He remained at RAF Halton for the rest of his career, during which he held a number of senior positions in the Medical Branch.[1] He served as Whittingham Professor of Aviation Medicine from 1974 to 1979.[2] As part of the half-yearly promotions, on 1 January 1975, he was promoted to air commodore.[16] In addition to his RAF postings, he was a member of the medical advisory board of the European Space Agency from 1978 to 1984.[3] On 1 September 1979, he was promoted to air vice marshal.[17] From 1979 to 1983, he served as Dean of Air Force Medicine.[2] He was also Chair of the Defence Medical Services Postgraduate Council from 1980 to 1982.[3] He served as Senior Consultant RAF from 1983 to 1985.[1]

He retired from the Royal Air Force on 15 June 1985.[18]

Later life[edit]

Cooke served as a consultant adviser in medicine to the Royal Air Force of Oman from 1985 to 1991.[1] He was Chair of the Ethics Committee of the RAF Institute of Aviation Medicine from 1987 to 1989.[3] He was a Consultant Physician to the Civil Aviation Authority from the creation of its medical advisory panel in the late 1970s until 2003.[2][3]

He died on 25 April 2011 after a short illness.[19][5] His funeral was held on 7 May 2011 and he was buried in the Chiltern Woodland Burial Park, Beaconsfield.[19]

Personal life[edit]

In 1958, Cooke married Elizabeth Helena Murray Johnstone.[3] They had met while he was working at St George's Hospital, London.[1] Together they had three children;[5] two sons, Nigel and Iain, and one daughter, Faith.[1]

Honours and decorations[edit]

In the 1956 Queen's Birthday Honours, Cooke was appointed an Officer of the Order of the British Empire.[13] On 29 May 1979, he was appointed Honorary Physician to the Queen (QHP),[20] and relinquished the appointment on 15 June 1985.[21] He was appointed a Commander of the Order of St. John in April 1983.[22] In the 1984 Queen's Birthday Honours, he was appointed a Companion of the Order of the Bath.[23]

References[edit]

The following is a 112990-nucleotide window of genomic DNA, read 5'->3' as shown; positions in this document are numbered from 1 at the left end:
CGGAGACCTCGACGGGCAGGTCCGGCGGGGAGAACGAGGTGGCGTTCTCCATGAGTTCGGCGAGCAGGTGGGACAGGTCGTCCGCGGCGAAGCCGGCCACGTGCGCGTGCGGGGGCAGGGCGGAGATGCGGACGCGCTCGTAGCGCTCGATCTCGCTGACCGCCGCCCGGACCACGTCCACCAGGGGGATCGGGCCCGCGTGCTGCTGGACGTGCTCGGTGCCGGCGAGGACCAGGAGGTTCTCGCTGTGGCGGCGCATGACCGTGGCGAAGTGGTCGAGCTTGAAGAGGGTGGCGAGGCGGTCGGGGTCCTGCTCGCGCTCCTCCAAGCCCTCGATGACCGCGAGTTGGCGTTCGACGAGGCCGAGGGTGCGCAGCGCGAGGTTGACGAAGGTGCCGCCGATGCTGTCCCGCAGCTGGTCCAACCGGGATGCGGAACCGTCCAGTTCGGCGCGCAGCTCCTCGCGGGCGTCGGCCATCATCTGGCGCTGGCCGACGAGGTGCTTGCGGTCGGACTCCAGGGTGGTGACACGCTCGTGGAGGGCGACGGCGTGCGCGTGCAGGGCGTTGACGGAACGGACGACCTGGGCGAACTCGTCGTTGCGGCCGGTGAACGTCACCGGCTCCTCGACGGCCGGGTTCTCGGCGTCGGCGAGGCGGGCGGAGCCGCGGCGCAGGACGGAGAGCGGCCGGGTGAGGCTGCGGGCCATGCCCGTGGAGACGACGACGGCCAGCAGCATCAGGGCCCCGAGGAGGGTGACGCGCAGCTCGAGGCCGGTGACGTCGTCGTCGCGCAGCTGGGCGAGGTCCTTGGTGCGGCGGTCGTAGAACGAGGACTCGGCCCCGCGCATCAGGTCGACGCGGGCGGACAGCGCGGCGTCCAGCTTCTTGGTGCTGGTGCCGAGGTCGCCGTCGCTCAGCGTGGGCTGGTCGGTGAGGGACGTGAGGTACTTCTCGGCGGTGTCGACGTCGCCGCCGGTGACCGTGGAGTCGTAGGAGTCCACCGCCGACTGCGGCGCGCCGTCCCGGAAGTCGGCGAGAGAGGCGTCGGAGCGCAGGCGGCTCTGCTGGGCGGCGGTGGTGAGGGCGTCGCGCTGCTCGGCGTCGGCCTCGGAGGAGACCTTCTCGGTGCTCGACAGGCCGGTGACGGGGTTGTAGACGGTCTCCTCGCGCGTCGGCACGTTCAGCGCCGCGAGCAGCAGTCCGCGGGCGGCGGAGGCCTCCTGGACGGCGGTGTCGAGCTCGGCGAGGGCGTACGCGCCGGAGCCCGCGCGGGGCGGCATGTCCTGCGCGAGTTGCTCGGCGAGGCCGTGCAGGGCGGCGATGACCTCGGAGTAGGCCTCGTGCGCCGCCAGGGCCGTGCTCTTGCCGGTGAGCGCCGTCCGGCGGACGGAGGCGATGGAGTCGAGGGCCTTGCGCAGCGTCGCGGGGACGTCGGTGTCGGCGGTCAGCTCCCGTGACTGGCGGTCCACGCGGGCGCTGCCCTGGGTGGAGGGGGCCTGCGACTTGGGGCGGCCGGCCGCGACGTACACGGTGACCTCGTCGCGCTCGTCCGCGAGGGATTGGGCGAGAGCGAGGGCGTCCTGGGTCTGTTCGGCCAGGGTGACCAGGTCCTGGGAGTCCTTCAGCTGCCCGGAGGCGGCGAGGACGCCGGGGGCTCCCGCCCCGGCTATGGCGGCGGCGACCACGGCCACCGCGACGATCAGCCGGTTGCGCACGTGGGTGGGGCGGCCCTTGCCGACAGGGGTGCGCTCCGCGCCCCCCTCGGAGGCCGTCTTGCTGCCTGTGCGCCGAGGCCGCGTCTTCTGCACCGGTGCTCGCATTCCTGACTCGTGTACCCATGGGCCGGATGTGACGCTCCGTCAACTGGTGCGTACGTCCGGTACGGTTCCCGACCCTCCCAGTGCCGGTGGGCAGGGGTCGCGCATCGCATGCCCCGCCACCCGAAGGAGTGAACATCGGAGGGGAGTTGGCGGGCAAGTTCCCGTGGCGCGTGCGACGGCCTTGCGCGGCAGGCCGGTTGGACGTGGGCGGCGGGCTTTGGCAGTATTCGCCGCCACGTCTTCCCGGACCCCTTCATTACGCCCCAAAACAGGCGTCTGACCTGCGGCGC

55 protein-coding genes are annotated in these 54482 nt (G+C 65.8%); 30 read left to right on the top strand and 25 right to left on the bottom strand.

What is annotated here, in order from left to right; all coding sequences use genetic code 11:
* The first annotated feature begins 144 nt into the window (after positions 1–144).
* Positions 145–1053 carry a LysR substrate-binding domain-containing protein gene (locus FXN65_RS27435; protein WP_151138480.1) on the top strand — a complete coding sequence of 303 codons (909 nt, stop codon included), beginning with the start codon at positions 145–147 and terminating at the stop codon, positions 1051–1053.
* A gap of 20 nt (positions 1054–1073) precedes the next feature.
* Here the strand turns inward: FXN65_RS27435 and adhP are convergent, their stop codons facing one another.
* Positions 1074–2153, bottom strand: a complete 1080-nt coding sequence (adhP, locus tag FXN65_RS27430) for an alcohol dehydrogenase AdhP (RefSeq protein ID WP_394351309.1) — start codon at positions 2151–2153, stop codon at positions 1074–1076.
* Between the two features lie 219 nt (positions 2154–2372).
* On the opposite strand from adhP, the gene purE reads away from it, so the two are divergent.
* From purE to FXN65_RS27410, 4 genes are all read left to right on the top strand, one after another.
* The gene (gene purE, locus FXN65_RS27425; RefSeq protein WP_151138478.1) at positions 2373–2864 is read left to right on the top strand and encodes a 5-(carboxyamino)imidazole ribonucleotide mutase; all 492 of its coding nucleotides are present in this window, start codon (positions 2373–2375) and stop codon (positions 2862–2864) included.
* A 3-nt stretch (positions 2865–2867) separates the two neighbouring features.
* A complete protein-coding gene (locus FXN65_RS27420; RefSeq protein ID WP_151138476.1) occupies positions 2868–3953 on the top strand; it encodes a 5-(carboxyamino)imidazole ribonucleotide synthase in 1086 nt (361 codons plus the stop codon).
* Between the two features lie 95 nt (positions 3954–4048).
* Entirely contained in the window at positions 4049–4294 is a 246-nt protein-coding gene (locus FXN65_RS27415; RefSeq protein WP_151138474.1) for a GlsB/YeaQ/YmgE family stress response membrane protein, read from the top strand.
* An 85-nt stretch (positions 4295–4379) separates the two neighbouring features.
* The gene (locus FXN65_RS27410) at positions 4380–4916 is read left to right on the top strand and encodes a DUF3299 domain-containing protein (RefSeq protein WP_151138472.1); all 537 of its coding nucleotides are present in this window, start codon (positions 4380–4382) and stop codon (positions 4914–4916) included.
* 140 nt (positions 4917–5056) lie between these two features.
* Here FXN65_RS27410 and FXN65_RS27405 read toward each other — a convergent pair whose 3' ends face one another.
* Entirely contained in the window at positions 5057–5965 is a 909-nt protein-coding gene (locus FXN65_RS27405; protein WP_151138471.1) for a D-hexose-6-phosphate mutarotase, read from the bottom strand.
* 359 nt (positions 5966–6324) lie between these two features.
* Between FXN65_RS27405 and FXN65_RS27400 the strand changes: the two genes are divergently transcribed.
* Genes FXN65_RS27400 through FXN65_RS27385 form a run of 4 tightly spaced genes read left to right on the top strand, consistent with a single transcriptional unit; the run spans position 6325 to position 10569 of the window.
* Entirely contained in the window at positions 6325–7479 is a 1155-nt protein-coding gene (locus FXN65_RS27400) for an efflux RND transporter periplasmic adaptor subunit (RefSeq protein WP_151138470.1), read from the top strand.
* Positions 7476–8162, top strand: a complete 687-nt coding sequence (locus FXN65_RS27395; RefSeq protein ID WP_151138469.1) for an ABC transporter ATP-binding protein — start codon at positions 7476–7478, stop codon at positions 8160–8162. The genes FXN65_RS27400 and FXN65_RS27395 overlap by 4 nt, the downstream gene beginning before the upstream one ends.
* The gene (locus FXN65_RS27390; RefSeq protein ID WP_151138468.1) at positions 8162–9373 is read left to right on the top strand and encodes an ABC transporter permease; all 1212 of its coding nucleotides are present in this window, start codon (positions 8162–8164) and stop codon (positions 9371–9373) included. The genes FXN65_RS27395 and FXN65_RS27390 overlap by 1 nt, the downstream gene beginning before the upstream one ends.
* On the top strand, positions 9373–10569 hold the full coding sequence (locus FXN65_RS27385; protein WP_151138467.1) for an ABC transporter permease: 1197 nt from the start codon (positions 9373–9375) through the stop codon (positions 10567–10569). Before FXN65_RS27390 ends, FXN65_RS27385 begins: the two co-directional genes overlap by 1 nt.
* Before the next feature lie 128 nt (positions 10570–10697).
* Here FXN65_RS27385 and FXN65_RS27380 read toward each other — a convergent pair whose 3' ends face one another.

1. ^ a b c d e f g h i j k l m n "John Nigel Carlyle Cooke". Munk's Roll. Royal College of Physicians of London. Retrieved 12 January 2014. 
  2. ^ a b c d e f g h "Air Vice-Marshal John Cooke". The Telegraph. 19 May 2011. Retrieved 12 January 2014. 
  3. ^ a b c d e f g h i j k l m n "Air Vice-Marshal John Cooke". The Times. 23 June 2011. Retrieved 12 January 2014. 
  4. ^ "Old Felstedians – Military". Felsted School. Retrieved 12 January 2014. 
  5. ^ a b c d e "Air Vice Marshal John Cooke, CB, OBE, FRCP Edin". Obituaries. Royal College of Physicians of Edinburgh. Retrieved 12 January 2014. 
  6. ^ "No. 37373". The London Gazette (Supplement). 30 November 1945. p. 5896. 
  7. ^ "No. 37797". The London Gazette (Supplement). 22 November 1946. p. 5781. 
  8. ^ "No. 37970". The London Gazette (Supplement). 30 May 1947. p. 2485. 
  9. ^ "No. 38066". The London Gazette (Supplement). 5 September 1947. p. 4245. 
  10. ^ "No. 38679". The London Gazette (Supplement). 2 August 1949. p. 3751. 
  11. ^ "No. 39071". The London Gazette (Supplement). 21 November 1950. p. 5817. 
  12. ^ "No. 39271". The London Gazette (Supplement). 26 June 1951. p. 3548. 
  13. ^ a b "No. 40787". The London Gazette (Supplement). 25 May 1956. p. 3108. 
  14. ^ "No. 41379". The London Gazette (Supplement). 2 May 1958. p. 2827. 
  15. ^ "No. 43969". The London Gazette (Supplement). 29 April 1966. p. 5303. 
  16. ^ "No. 46469". The London Gazette (Supplement). 20 January 1975. pp. 871–873. 
  17. ^ "No. 47991". The London Gazette (Supplement). 29 October 1979. p. 13572. 
  18. ^ "No. 50220". The London Gazette (Supplement). 5 August 1985. p. 10814. 
  19. ^ a b "Deaths". The Daily Telegraph. 4 May 2011. p. 28. 
  20. ^ "No. 47858". The London Gazette (Supplement). 4 June 1979. p. 7110. 
  21. ^ "No. 50165". The London Gazette (Supplement). 17 June 1985. p. 8347. 
  22. ^ "No. 49328". The London Gazette. 22 April 1983. pp. 5511–5512. 
  23. ^ "No. 49768". The London Gazette (Supplement). 16 June 1984. p. 2. 

External links[edit]